The study by Thrikawala, Locke and Reddy (2013) specifically identified and prescribed best corporate governance practices for MFIs. The practices were developed by using multiple MFI outcomes for many years and with special reference to the social performance for the poor. These practices were also designed with the understanding of the nature of the relationship that exists between corporate governance and institutional success that mainly focus on MFIs in developing countries. More specifically, the practices identified in the study include; board diversity, board size, independent directors, CEO/chairman duality, ownership type, corporate mission, internal and external auditors, type of donors and regulatory and commercial environment. Despite the importance of corporate governance practices to organizations such as MFIs, these practices have not attracted much research and interest. In particular, research on corporate governance practices in MFIs from the Nigerian perspective has been neglected. The review of the past studies indicates previous research primarily concentrated on examining corporate governance practices as adopted in other types of organizations as well as in other developed and developing countries. v. ICT Practices Information, communication and technology (ICT) practices are considered not only important to MFIs but also their organizational performance. As the microfinance industry grows, ICT is being endorsed as an important tool to facilitate it expansion and reach (Kauffman & Riggins, 2012). According to Serrano-Cinca and Gutiérrez-Nieto (2014), as an important business practice, ICT adoption reduce the operating costs related to the process of providing microcredit. The ICT practices are needed for managing a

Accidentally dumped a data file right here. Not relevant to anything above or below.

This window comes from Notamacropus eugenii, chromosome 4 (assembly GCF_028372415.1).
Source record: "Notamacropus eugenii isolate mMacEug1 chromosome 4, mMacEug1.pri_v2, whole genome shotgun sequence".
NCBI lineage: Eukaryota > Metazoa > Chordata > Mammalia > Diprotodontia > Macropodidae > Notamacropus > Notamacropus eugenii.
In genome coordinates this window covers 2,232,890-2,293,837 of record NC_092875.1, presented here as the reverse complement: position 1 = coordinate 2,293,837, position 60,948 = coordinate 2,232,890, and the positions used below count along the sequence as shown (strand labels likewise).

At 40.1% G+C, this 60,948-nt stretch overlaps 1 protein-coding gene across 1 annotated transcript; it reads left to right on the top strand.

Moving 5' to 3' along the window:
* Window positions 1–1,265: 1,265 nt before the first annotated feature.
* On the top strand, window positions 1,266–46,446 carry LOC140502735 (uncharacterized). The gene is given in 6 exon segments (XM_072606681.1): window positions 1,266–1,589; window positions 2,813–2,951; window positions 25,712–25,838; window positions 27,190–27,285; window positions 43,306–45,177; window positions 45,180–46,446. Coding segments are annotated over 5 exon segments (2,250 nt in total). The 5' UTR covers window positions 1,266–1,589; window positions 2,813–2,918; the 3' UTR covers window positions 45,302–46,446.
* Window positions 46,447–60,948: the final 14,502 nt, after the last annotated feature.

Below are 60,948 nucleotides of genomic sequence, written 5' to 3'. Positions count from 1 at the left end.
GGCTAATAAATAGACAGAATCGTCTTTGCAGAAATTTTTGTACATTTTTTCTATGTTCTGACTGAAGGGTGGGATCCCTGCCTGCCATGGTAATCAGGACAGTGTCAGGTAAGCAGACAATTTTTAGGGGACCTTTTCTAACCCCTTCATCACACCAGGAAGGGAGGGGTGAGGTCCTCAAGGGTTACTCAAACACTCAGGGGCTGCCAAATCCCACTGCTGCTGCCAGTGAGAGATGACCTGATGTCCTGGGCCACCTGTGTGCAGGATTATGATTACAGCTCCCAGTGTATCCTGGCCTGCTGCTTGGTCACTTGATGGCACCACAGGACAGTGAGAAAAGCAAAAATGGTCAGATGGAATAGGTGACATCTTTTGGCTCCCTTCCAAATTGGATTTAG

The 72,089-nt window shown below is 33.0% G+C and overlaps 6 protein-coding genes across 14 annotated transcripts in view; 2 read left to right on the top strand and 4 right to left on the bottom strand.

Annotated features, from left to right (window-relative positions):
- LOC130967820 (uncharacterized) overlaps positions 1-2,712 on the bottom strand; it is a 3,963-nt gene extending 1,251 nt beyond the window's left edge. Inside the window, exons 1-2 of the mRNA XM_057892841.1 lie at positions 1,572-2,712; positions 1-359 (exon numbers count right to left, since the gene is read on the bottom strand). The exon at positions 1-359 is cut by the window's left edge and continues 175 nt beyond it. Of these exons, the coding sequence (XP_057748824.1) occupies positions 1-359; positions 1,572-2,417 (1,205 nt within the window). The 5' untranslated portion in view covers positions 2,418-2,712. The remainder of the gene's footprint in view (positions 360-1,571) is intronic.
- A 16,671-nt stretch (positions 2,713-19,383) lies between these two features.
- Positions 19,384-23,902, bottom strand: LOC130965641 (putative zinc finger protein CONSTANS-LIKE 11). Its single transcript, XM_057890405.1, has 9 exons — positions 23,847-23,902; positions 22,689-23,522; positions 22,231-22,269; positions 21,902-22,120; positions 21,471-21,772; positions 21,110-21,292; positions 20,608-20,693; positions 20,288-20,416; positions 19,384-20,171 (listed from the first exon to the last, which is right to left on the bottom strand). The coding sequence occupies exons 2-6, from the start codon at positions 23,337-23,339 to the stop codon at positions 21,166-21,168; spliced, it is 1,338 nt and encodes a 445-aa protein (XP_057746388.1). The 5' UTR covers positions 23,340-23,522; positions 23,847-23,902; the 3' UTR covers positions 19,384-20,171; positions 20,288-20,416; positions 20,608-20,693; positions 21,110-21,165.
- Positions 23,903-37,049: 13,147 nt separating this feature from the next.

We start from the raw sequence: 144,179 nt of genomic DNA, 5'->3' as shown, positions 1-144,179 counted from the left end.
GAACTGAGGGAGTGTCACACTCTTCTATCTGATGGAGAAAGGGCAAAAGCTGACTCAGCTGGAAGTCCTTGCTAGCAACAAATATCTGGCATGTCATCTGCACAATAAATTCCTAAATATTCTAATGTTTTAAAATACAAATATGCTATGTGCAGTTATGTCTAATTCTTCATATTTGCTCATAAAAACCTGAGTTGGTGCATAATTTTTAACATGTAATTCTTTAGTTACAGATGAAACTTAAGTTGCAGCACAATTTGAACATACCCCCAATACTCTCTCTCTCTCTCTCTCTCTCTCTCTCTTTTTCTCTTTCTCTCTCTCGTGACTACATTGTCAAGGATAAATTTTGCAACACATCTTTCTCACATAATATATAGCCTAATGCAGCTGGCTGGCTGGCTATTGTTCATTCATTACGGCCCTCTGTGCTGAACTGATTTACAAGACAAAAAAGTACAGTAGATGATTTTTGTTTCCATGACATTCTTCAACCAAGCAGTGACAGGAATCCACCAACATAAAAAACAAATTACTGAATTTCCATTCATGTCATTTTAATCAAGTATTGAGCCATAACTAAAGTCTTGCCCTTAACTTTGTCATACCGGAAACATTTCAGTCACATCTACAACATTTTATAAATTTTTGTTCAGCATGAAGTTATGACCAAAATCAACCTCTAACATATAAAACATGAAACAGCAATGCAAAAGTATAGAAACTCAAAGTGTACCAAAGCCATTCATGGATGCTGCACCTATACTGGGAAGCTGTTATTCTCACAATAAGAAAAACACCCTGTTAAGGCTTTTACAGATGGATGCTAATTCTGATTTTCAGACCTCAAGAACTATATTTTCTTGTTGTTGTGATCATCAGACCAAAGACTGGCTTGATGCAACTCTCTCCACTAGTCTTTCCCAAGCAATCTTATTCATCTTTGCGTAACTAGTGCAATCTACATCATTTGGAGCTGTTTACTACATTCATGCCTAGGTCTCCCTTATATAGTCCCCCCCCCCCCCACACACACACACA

large number of clients as well as to enable the organization reduce operating costs and improving efficiency.
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- Summer '17